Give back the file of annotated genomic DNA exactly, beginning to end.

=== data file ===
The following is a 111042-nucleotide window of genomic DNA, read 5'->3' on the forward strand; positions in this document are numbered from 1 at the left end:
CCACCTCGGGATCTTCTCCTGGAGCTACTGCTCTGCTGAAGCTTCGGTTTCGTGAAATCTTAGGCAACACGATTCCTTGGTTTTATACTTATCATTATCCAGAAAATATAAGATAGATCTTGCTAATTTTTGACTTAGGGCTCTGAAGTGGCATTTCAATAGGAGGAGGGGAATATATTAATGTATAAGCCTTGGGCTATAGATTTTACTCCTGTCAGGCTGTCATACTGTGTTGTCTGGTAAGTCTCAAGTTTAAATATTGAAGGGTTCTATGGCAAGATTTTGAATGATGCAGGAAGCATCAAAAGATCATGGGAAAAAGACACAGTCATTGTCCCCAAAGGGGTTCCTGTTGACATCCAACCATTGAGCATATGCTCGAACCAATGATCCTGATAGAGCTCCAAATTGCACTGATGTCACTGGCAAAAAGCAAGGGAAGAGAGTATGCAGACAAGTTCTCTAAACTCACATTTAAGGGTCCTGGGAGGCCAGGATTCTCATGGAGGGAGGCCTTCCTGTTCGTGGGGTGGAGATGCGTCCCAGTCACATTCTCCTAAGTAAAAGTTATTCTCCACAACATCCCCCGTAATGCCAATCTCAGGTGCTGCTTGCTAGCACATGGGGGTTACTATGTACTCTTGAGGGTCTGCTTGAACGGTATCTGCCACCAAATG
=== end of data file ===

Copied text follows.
The following is a 111042-nucleotide window of genomic DNA, read 5'->3' on the forward strand; positions in this document are numbered from 1 at the left end:
CCACCTCGGGATCTTCTCCTGGAGCTACTGCTCTGCTGAAGCTTCGGTTTCGTGAAATCTTAGGCAACACGATTCCTTGGTTTTATACTTATCATTATCCAGAAAATATAAGATAGATCTTGCTAATTTTTGACTTAGGGCTCTGAAGTGGCATTTCAATAGGAGGAGGGGAATATATTAATGTATAAGCCTTGGGCTATAGATTTTACTCCTGTCAGGCTGTCATACTGTGTTGTCTGGTAAGTCTCAAGTTTAAATATTGAAGGGTTCTATGGCAAGATTTTGAATGATGCAGGAAGCATCAAAAGATCATGGGAAAAAGACACAGTCATTGTCCCCAAAGGGGTTCCTGTTGACATCCAACCATTGAGCATATGCTCGAACCAATGATCCTGATAGAGCTCCAAATTGCACTGATGTCACTGGCAAAAAGCAAGGGAAGAGAGTATGCAGACAAGTTCTCTAAACTCACATTTAAGGGTCCTGGGAGGCCAGGATTCTCATGGAGGGAGGCCTTCCTGTTCGTGGGGTGGAGATGCGTCCCAGTCACATTCTCCTAAGTAAAAGTTATTCTCCACAACATCCCCCGTAATGCCAATCTCAGGTGCTGCTTGCTAGCACATGGGGGTTACTATGTACTCTTGAGGGTCTGCTTGAACGGTATCTGCCACCAAATG